Setting Up a Ring-Tone from the Web

FIG. 6 is a call flow diagram illustrating the provisioning of a FlexRing service, according to an aspect of the present invention. FIG. 6 shows, in abbreviated form, the messages that would be exchanged among FlexRing elements to set up a ring-tone via a FlexRing Client 30.

Initially the FlexRing subscriber navigates the FlexRing Client 30 to the FlexRing provisioning web page and requests FlexRing provisioning at step S600. The FlexRing Server 55 then validates the subscriber using the PCM framework or its own authentication mechanism. Alternatively, the subscriber can navigate to a PCM web page, authenticate via the PCM authentication process, and then be sent to the FlexRing Server for provisioning. The FlexRing Server 55 then displays provisioning web pages to the subscriber at step S601. Finally, the FlexRing Server 55 browses the current data and available ring-tone clips, including default ring-tone, if any, at steps S602 and S603. Next the FlexRing service assigns or deassigns a ring-tone to a specific caller number in accordance with the subscriber's instruction.

A subscriber may additionally provision the FlexRing service in a similar manner, however, using a CPE 25 or standard telephone over a POTS or VoIP network by interacting with an IVR 45. For example, the IVR 45 may walk the subscriber through a series of menus to provide the subscriber options from which the subscriber may select. The IVR 45 is able to receive DTMF signals from a CPE device, or it may even be equipped with voice response technology to implement subscriber voice instructions. Moreover, the subscriber may obtain the assistance of an operator at a call center to provision FlexRing Service for the subscriber who in turn uses a FlexRing Client 30 or other connection system to the FlexRing Server 55.

The above provisioning process may be used for both streaming and stimulus embodiments of the FlexRing Service. However, obtaining initial media content for either the FlexRing Service for both streaming and stimulus embodiments may be different. For example, in the stimulus embodiment, CPEs may come with media preloaded such that the FlexRing Server 55 already knows what media is on the CPE 25. Alternatively, media may be downloaded into the CPE 25 by the subscriber and registered with the FlexRing Server 55. Registration of media may occur by either subscriber operation or the process may be automatic where the FlexRing Server 55 uses a background process to obtain the loaded media information. Where a preloading of CPEs is not performed, the registration of media within the CPE 25 enables the FlexRing Server 55 to know what media is available on the CPE 25. This enables the subscriber to associate a Calling Party 20 with the available media on the CPE 25 via the FlexRing Server 55.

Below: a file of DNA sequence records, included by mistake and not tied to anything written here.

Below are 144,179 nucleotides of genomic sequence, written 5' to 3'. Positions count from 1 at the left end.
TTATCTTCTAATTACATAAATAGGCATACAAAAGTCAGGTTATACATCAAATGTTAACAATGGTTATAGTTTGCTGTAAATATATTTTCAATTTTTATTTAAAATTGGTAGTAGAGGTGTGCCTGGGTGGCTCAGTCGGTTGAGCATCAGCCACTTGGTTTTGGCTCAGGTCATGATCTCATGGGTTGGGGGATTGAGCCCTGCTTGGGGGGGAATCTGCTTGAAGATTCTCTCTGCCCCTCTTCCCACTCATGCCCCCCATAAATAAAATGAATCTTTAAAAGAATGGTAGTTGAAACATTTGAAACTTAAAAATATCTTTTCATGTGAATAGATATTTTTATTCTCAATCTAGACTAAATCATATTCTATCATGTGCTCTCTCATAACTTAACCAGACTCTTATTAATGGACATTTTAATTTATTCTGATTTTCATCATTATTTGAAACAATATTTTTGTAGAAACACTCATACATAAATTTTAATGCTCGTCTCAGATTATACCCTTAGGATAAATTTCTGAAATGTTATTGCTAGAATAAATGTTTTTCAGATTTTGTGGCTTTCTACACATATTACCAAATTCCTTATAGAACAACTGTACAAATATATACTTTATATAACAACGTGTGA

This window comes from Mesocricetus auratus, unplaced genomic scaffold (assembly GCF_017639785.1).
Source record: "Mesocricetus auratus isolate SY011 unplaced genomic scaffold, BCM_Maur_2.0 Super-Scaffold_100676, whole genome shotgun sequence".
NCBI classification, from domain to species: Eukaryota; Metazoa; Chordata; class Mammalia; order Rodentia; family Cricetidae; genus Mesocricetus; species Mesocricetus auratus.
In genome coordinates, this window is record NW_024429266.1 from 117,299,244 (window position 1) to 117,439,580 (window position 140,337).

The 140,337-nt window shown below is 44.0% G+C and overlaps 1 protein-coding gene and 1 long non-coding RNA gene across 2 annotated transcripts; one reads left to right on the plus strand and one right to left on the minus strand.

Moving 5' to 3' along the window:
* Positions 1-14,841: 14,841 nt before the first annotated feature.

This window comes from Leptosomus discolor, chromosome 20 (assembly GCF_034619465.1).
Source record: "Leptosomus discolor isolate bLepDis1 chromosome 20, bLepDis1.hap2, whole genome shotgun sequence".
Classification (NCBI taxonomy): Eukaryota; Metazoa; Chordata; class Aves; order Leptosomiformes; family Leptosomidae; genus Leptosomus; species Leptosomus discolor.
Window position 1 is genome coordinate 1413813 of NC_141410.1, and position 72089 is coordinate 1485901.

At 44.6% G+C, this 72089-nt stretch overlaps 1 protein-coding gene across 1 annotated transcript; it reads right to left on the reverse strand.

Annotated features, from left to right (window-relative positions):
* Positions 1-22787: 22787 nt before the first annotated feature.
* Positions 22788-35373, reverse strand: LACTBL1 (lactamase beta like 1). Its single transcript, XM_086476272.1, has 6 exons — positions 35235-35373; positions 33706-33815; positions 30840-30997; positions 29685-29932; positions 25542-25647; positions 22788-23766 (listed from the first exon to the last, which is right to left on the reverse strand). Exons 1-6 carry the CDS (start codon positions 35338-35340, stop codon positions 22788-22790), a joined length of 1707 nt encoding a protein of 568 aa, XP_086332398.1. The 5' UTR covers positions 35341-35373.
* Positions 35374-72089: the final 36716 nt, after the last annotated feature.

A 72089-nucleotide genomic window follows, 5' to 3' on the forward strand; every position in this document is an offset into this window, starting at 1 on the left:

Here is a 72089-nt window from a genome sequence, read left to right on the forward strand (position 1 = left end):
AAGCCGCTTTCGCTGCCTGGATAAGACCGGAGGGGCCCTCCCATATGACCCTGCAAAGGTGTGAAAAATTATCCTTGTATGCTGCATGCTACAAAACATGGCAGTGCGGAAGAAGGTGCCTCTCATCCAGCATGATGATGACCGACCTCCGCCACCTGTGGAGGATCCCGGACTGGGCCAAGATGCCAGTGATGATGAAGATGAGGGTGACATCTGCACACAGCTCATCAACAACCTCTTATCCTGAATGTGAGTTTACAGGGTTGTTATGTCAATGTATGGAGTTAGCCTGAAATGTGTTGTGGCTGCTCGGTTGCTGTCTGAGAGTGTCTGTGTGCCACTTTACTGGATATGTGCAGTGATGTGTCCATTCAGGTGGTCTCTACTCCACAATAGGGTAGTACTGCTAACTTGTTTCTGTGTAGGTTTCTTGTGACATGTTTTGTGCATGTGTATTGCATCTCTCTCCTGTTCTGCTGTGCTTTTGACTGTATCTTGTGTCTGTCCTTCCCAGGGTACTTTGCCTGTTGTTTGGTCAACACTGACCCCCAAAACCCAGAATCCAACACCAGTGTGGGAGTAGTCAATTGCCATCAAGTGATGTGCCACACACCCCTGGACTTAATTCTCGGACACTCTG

FIG. 7 shows exemplary windows to be displayed at a user's client device during provisioning of a FlexRing Service, according to an aspect of the present invention. The actual design may vary from what is shown.

Throughout the windows, Name, Number, Ring-tone, Genre, Artist, and Location fields are used. The “Name” field is the name of the Calling Party 20. The “Number” field is the number of the Calling Party 20. The “Ring-tone” field is the ring-tone media selection or category associated by the subscriber to a Calling Party 20. The “Genre” field is a category of media indicating a media genre. The “Artist” field is a category of media indicating a media artist. The “Location” field is the location of the media. This could be a file or URL.